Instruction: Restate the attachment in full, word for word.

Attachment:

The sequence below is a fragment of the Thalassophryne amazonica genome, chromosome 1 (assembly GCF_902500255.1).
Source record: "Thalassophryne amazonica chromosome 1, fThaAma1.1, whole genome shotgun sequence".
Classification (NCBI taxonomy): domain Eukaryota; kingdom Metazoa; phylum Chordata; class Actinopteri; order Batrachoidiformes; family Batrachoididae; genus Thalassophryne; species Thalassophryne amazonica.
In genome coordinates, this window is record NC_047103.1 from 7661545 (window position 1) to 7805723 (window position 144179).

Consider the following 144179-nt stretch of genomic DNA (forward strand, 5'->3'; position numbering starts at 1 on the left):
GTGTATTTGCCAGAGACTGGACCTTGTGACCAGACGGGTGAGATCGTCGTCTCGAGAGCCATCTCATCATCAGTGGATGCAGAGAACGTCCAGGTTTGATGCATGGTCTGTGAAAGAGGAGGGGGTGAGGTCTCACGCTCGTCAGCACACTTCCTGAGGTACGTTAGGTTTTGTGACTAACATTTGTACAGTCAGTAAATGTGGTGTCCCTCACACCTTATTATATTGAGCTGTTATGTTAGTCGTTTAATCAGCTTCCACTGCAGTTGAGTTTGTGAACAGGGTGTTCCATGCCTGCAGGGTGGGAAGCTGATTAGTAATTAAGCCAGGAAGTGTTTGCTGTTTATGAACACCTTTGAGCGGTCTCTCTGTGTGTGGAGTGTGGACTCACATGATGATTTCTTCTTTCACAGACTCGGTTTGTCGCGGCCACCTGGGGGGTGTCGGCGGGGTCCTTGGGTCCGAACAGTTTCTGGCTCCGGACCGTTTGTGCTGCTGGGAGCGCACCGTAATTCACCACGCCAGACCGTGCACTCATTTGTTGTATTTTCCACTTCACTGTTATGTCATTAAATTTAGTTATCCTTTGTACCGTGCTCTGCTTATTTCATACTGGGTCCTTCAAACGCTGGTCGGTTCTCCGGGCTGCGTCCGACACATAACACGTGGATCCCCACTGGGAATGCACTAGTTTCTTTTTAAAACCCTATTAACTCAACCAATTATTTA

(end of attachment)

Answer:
The sequence below is a fragment of the Thalassophryne amazonica genome, chromosome 1 (assembly GCF_902500255.1).
Source record: "Thalassophryne amazonica chromosome 1, fThaAma1.1, whole genome shotgun sequence".
Classification (NCBI taxonomy): domain Eukaryota; kingdom Metazoa; phylum Chordata; class Actinopteri; order Batrachoidiformes; family Batrachoididae; genus Thalassophryne; species Thalassophryne amazonica.
In genome coordinates, this window is record NC_047103.1 from 7661545 (window position 1) to 7805723 (window position 144179).

Consider the following 144179-nt stretch of genomic DNA (forward strand, 5'->3'; position numbering starts at 1 on the left):
GTGTATTTGCCAGAGACTGGACCTTGTGACCAGACGGGTGAGATCGTCGTCTCGAGAGCCATCTCATCATCAGTGGATGCAGAGAACGTCCAGGTTTGATGCATGGTCTGTGAAAGAGGAGGGGGTGAGGTCTCACGCTCGTCAGCACACTTCCTGAGGTACGTTAGGTTTTGTGACTAACATTTGTACAGTCAGTAAATGTGGTGTCCCTCACACCTTATTATATTGAGCTGTTATGTTAGTCGTTTAATCAGCTTCCACTGCAGTTGAGTTTGTGAACAGGGTGTTCCATGCCTGCAGGGTGGGAAGCTGATTAGTAATTAAGCCAGGAAGTGTTTGCTGTTTATGAACACCTTTGAGCGGTCTCTCTGTGTGTGGAGTGTGGACTCACATGATGATTTCTTCTTTCACAGACTCGGTTTGTCGCGGCCACCTGGGGGGTGTCGGCGGGGTCCTTGGGTCCGAACAGTTTCTGGCTCCGGACCGTTTGTGCTGCTGGGAGCGCACCGTAATTCACCACGCCAGACCGTGCACTCATTTGTTGTATTTTCCACTTCACTGTTATGTCATTAAATTTAGTTATCCTTTGTACCGTGCTCTGCTTATTTCATACTGGGTCCTTCAAACGCTGGTCGGTTCTCCGGGCTGCGTCCGACACATAACACGTGGATCCCCACTGGGAATGCACTAGTTTCTTTTTAAAACCCTATTAACTCAACCAATTATTTA